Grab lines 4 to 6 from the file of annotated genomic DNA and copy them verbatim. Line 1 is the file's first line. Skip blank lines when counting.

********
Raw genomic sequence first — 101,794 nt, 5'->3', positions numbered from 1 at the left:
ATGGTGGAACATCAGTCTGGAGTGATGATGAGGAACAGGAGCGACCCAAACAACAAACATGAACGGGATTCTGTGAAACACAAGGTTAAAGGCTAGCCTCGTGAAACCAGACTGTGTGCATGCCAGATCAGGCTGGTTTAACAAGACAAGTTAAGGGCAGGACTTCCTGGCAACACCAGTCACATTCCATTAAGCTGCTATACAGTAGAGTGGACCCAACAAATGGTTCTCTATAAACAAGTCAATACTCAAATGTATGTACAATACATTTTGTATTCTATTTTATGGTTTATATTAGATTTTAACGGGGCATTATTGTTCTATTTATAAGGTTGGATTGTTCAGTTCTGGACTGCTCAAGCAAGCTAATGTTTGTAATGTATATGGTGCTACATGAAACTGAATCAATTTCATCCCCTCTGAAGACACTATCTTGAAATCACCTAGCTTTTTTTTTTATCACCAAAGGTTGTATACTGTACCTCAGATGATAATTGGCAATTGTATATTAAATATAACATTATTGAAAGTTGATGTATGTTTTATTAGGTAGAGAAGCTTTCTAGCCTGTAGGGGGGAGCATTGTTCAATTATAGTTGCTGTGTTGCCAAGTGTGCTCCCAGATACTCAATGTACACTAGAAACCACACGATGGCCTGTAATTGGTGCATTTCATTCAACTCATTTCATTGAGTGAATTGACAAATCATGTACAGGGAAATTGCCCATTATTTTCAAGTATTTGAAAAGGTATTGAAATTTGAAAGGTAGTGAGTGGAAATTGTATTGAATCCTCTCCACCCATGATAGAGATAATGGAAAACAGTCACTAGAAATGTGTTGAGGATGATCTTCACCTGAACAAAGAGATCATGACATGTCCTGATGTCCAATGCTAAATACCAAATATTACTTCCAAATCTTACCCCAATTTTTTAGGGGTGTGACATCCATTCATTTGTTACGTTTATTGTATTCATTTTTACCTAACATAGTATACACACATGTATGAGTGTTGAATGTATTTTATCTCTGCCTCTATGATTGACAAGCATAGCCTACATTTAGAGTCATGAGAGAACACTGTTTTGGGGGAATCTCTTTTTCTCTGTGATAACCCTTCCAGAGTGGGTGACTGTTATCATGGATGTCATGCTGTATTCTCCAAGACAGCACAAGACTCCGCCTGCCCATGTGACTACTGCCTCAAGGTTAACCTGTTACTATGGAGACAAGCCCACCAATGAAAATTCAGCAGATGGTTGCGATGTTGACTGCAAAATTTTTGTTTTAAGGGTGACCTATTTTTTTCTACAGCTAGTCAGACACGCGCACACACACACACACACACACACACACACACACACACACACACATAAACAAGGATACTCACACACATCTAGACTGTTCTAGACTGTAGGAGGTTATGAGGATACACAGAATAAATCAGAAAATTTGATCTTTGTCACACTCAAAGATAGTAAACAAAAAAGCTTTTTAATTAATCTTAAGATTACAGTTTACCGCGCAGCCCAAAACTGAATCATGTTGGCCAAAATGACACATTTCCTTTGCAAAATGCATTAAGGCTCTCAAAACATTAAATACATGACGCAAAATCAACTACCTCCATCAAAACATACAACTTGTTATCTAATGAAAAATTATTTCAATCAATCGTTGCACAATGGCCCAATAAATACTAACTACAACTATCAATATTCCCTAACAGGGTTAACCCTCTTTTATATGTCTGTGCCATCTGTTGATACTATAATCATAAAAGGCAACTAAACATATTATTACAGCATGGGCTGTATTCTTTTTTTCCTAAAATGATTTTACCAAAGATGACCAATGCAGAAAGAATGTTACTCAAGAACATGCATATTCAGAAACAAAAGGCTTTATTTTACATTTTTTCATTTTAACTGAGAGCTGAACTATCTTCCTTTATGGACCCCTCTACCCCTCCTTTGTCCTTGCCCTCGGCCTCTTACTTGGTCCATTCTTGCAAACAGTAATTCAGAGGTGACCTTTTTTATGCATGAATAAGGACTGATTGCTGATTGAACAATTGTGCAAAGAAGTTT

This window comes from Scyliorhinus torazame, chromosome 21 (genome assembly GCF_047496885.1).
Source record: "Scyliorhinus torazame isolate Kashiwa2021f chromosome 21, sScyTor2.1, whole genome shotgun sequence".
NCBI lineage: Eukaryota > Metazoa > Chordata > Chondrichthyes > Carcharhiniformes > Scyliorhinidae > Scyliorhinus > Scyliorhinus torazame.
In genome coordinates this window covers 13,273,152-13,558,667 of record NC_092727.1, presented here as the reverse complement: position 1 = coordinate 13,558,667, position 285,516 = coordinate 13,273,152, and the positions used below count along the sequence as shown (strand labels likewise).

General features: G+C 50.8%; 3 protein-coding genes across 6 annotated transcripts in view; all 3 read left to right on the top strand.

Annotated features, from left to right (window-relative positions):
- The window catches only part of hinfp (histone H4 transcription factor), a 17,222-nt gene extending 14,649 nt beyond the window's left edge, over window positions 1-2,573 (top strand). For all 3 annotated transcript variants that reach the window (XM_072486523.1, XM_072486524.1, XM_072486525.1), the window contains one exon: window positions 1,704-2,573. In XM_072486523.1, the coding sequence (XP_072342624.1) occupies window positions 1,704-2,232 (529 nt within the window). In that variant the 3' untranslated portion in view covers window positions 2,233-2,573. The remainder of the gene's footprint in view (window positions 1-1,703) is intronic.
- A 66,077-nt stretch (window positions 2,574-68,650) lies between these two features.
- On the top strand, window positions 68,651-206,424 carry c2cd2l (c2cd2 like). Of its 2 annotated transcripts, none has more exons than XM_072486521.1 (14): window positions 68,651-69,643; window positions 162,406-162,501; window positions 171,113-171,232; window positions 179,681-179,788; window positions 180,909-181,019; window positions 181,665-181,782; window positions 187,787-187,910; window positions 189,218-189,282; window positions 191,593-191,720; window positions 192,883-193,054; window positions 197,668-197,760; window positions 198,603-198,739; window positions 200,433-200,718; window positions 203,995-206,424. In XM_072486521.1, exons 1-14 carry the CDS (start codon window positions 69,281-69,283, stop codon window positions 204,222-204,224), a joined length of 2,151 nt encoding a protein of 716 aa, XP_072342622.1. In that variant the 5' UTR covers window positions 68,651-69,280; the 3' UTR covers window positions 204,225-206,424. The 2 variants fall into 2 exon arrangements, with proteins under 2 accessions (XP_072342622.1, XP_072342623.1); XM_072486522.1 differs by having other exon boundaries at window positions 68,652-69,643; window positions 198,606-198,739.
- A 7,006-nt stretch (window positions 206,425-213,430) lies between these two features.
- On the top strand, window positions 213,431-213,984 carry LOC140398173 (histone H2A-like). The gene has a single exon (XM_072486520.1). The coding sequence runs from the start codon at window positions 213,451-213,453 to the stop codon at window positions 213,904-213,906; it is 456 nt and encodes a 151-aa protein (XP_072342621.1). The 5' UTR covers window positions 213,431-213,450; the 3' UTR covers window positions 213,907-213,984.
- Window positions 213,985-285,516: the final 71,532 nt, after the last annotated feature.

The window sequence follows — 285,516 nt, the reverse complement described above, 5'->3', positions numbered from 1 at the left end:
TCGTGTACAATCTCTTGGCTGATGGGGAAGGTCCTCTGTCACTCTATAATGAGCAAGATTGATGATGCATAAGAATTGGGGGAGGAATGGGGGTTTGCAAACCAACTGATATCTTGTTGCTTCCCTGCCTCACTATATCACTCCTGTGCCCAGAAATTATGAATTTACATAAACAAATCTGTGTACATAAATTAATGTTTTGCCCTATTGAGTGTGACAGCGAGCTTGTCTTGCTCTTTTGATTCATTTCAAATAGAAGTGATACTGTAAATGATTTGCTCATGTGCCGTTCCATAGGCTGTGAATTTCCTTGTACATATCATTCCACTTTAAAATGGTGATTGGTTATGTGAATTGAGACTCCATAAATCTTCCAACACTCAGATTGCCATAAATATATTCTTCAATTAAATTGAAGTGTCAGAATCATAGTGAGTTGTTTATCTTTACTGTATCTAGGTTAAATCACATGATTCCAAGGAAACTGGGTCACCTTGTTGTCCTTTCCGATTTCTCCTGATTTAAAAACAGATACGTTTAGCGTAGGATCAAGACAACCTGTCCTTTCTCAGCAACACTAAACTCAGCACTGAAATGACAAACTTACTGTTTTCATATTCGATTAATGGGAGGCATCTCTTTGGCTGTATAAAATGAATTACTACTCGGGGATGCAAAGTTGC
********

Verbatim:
Source record: "Scyliorhinus torazame isolate Kashiwa2021f chromosome 21, sScyTor2.1, whole genome shotgun sequence".
NCBI lineage: Eukaryota > Metazoa > Chordata > Chondrichthyes > Carcharhiniformes > Scyliorhinidae > Scyliorhinus > Scyliorhinus torazame.
In genome coordinates this window covers 13,273,152-13,558,667 of record NC_092727.1, presented here as the reverse complement: position 1 = coordinate 13,558,667, position 285,516 = coordinate 13,273,152, and the positions used below count along the sequence as shown (strand labels likewise).